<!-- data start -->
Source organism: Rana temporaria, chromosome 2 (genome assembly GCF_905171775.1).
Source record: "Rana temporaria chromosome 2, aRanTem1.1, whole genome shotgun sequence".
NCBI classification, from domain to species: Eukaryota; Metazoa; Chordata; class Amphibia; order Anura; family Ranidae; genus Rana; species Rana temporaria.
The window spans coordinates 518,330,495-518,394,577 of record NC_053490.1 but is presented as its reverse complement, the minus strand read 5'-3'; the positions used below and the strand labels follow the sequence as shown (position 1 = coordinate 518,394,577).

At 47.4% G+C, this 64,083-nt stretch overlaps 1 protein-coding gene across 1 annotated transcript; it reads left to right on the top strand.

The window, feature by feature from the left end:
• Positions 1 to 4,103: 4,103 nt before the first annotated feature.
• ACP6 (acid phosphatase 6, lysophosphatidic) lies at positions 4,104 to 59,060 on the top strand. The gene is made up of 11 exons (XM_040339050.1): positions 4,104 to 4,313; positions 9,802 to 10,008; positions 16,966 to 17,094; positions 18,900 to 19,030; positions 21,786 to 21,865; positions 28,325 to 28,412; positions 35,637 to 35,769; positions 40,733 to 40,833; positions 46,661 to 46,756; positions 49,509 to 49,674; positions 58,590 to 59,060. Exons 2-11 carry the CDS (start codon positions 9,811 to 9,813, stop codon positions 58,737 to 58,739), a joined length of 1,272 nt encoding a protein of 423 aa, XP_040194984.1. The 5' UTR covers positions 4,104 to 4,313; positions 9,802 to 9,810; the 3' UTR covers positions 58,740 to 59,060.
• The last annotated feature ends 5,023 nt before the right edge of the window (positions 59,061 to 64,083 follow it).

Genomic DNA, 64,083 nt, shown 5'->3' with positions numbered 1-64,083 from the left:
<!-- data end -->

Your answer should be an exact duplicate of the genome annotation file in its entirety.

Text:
Source organism: Rana temporaria, chromosome 2 (genome assembly GCF_905171775.1).
Source record: "Rana temporaria chromosome 2, aRanTem1.1, whole genome shotgun sequence".
NCBI classification, from domain to species: Eukaryota; Metazoa; Chordata; class Amphibia; order Anura; family Ranidae; genus Rana; species Rana temporaria.
The window spans coordinates 518,330,495-518,394,577 of record NC_053490.1 but is presented as its reverse complement, the minus strand read 5'-3'; the positions used below and the strand labels follow the sequence as shown (position 1 = coordinate 518,394,577).

At 47.4% G+C, this 64,083-nt stretch overlaps 1 protein-coding gene across 1 annotated transcript; it reads left to right on the top strand.

The window, feature by feature from the left end:
• Positions 1 to 4,103: 4,103 nt before the first annotated feature.
• ACP6 (acid phosphatase 6, lysophosphatidic) lies at positions 4,104 to 59,060 on the top strand. The gene is made up of 11 exons (XM_040339050.1): positions 4,104 to 4,313; positions 9,802 to 10,008; positions 16,966 to 17,094; positions 18,900 to 19,030; positions 21,786 to 21,865; positions 28,325 to 28,412; positions 35,637 to 35,769; positions 40,733 to 40,833; positions 46,661 to 46,756; positions 49,509 to 49,674; positions 58,590 to 59,060. Exons 2-11 carry the CDS (start codon positions 9,811 to 9,813, stop codon positions 58,737 to 58,739), a joined length of 1,272 nt encoding a protein of 423 aa, XP_040194984.1. The 5' UTR covers positions 4,104 to 4,313; positions 9,802 to 9,810; the 3' UTR covers positions 58,740 to 59,060.
• The last annotated feature ends 5,023 nt before the right edge of the window (positions 59,061 to 64,083 follow it).

Genomic DNA, 64,083 nt, shown 5'->3' with positions numbered 1-64,083 from the left: